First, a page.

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How Robbie Lawler is finally taking hold of his MMA career

13 - Johny Hendricks v Robbie Lawler

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Robbie Lawler, right, came up short in his title bout against Johny Hendricks, left, in March. (Getty Images)

LAS VEGAS – Not long after his near miss against Johny Hendricks in their welterweight title fight at UFC 171, Robbie Lawler did an unusual thing:

He began to plead with UFC president Dana White for another important fight.

White adores fighters who make it plain how much they love to fight.

Throughout the majority of his career, Lawler was the opposite of an eager beaver. He was a low-key, below-the-radar guy who didn't speak unless spoken to, and then didn't say much more than absolutely necessary.

But in the days and weeks following UFC 171, White saw a familiar number show up on his flip phone: Lawler's.

Just two months after his battle with Hendricks, White gave Lawler another big opportunity. He'll meet Jake Ellenberger on Saturday on the main card of UFC 173 at the MGM Grand Garden in a bout that will be important for positioning in the crowded welterweight landscape.

In the past, White would probably have looked elsewhere to fill the slot opposite Ellenberger because Lawler frequently appeared languid and indifferent.

"He was the anti-," White said of Lawler's attitude in the past. "But what a difference in him now. He's obviously older and smarter and more seasoned now. He's more mature in a lot of ways, as a person and as a fighter. When guys start to see the window of opportunity close, a lot of times they realize it's now or never and they try to seize it.

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Robbie Lawler fights Jake Ellenberger on Saturday on the main card of UFC 173. (Getty Images)

"Robbie Lawler, in my opinion, had an awakening where I think he said, 'You know what? I've been in this sport since I was 19. I should have been a world champion. I should be hailed as one of the best guys who's ever fought. I should be this and I should be that.' And you know what? I think he realized he could still be all that and his attitude is, 'I'm going to go get it now.' "

White has always been high on Lawler, and with good reason. He's got exceptionally heavy hands and quality wrestling skills.

But for much of his career, Lawler was an underachiever, a guy who was good enough to beat anyone but who often wound up short.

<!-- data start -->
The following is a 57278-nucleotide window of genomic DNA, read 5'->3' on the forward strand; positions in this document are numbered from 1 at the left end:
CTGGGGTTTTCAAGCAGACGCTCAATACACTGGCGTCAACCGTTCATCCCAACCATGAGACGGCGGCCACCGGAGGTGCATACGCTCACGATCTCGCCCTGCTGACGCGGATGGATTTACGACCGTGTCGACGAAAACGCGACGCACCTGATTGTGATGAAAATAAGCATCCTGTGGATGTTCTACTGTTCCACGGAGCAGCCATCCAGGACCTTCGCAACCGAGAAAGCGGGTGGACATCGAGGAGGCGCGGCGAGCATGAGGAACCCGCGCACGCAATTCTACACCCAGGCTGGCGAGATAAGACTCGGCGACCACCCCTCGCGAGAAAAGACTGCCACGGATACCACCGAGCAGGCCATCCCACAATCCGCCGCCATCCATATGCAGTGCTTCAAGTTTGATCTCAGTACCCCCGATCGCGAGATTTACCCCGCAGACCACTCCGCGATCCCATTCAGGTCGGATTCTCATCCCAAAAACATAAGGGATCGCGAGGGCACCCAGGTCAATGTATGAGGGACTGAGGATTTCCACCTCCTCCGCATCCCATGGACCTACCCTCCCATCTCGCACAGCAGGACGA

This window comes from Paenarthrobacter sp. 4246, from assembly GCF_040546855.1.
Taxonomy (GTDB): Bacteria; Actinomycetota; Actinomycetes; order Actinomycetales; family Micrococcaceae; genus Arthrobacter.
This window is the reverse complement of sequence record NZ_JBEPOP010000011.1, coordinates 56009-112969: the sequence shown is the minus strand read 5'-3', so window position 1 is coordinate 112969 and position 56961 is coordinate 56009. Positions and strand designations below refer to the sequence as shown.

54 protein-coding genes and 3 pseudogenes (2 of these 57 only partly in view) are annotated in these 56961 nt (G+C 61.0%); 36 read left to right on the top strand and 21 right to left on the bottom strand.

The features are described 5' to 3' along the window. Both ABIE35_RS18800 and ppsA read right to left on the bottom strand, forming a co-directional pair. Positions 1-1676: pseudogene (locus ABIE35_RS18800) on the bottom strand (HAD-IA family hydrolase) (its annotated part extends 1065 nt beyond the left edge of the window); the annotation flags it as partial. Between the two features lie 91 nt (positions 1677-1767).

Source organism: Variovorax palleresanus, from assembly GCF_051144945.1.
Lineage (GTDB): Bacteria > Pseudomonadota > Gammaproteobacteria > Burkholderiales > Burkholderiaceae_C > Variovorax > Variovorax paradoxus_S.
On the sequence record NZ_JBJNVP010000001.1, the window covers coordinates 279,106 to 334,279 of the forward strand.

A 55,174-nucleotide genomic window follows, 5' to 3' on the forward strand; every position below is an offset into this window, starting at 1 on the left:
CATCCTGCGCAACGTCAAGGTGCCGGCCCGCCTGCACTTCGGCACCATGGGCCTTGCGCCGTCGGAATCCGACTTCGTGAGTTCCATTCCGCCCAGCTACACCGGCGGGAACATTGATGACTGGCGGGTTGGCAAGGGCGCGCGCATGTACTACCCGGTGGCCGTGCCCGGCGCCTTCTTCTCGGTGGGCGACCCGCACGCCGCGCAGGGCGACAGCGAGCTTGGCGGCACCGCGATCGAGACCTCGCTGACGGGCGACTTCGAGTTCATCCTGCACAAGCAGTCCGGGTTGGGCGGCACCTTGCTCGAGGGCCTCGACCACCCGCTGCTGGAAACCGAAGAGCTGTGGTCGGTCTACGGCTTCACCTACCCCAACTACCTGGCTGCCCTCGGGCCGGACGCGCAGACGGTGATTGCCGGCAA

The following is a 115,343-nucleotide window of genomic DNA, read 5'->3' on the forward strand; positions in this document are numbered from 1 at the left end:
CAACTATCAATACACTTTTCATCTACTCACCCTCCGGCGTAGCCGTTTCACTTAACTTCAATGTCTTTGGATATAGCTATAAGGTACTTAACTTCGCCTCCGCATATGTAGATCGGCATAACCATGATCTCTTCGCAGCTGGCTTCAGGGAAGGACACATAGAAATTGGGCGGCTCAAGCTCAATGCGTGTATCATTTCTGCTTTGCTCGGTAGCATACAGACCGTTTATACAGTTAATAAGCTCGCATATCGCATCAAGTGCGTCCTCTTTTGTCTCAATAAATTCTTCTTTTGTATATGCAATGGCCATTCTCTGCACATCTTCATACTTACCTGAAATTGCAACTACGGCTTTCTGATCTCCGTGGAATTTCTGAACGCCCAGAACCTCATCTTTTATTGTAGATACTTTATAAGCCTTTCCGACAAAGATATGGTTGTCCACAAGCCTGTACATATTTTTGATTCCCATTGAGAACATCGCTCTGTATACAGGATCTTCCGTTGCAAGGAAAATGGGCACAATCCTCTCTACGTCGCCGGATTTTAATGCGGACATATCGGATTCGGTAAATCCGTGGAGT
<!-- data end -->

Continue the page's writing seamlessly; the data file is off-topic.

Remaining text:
He won the middleweight title in Superbrawl, Icon Sports and EliteXC, promotions that no longer exist, but lost a bid for the Strikeforce middleweight title when he was submitted by Jacare Souza on Jan. 29, 2011.

Things turned for Lawler, though, when the UFC purchased Strikeforce and the UFC assumed his contract. He dropped to welterweight, which was his natural weight, and ran off a string of victories that led to the title fight against Hendricks.

In a 2013 that made him a legitimate Fighter of the Year candidate, Lawler knocked out Josh Koscheck in the first round, blew out Bobby Voelker in the second and then scored a decision over Rory MacDonald.

He was getting the opportunity to fight the best guys and was, finally it seemed, living up to his potential.

"It has to do with a lot of things," Lawler said of his late-career turnaround. "A lot of it had to do with the UFC taking over my contract from Strikeforce. That brought a lot of excitement because I was able to fight the best in the world on the biggest stage in the world.

"Moving to 170 [pounds] was huge, too. And moving to [American] Top Team, where all of those fighters and coaches have been sharpening my skills, was very important for me. It's been a case of everything coming together at the right time and me being ready for it."

Lawler battled Hendricks on even terms in their bout for the welterweight title that Georges St-Pierre vacated in December. Many believed he deserved the win and all agreed it was a tough, highly competitive fight.

After the bout, White rewarded Lawler with a new eight-fight contract. And not long after that, Lawler let it be known he'd love to get back quickly. When an opening arose on the UFC 173 card, Lawler volunteered to fill it.

That was the kind of attitude and response that White had for years hoped to see from Lawler. He wanted to see a guy with a chip on his shoulder, a guy with some burning desire inside to prove himself as the best.

Rather, most of the time he got a low-key guy who seemed indifferent.

This new version of Lawler, White said, is going to open a lot of eyes.

"People have talked about him for years and all of the talent he has," White said. "But this sport is so competitive that it takes more than just talent to win. He's finally come to realize that. However it happened, it happened and I couldn't be happier about it.

"He's an exciting fighter that fans like to see, and now he's a guy who is finally putting it all together. He's capable of beating anyone on a given night, and that's what we've all been waiting to see."

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